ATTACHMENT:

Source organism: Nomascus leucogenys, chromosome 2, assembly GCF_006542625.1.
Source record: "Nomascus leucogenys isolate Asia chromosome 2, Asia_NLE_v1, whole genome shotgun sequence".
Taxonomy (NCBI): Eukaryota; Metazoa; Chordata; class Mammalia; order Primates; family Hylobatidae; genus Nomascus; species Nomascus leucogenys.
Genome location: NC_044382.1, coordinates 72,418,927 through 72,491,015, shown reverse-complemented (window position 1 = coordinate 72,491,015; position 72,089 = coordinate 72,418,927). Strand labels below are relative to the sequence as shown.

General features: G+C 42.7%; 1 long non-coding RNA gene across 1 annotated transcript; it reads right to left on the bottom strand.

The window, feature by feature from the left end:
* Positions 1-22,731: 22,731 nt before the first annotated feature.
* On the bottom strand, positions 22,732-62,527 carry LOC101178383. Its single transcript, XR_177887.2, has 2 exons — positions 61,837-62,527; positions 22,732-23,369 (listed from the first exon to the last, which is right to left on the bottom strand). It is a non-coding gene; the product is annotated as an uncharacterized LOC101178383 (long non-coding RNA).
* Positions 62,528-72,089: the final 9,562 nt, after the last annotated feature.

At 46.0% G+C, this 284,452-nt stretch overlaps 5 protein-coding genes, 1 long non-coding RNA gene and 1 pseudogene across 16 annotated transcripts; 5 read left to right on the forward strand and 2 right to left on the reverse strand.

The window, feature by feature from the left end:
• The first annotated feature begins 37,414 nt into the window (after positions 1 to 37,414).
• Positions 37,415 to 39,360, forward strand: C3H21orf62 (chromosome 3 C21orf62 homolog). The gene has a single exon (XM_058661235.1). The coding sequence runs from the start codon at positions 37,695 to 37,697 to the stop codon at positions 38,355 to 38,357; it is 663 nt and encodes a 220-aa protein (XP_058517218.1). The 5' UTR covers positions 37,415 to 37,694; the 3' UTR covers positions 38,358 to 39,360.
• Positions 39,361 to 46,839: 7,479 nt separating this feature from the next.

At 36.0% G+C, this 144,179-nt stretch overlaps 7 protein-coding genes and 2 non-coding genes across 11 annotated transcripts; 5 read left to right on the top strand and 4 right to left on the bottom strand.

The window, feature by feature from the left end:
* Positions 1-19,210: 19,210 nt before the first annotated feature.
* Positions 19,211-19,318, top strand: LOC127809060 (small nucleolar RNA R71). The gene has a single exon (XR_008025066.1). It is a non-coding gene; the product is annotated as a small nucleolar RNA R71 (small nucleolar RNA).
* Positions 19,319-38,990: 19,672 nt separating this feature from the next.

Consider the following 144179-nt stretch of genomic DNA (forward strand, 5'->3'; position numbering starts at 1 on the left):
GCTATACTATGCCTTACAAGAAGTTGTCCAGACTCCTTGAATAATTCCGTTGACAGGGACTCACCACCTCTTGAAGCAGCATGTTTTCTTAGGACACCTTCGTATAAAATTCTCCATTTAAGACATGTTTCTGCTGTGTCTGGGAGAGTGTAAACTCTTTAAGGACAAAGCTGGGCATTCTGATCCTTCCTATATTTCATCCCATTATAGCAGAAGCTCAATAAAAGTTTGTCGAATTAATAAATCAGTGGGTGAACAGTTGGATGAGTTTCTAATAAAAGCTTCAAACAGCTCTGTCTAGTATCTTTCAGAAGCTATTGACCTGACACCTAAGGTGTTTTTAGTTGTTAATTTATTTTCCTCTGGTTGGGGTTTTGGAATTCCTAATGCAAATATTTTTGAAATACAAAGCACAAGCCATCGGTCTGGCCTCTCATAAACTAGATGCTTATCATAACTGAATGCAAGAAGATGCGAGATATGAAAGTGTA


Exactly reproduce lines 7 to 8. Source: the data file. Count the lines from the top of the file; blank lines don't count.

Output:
* Positions 1-22,731: 22,731 nt before the first annotated feature.
* On the bottom strand, positions 22,732-62,527 carry LOC101178383. Its single transcript, XR_177887.2, has 2 exons — positions 61,837-62,527; positions 22,732-23,369 (listed from the first exon to the last, which is right to left on the bottom strand). It is a non-coding gene; the product is annotated as an uncharacterized LOC101178383 (long non-coding RNA).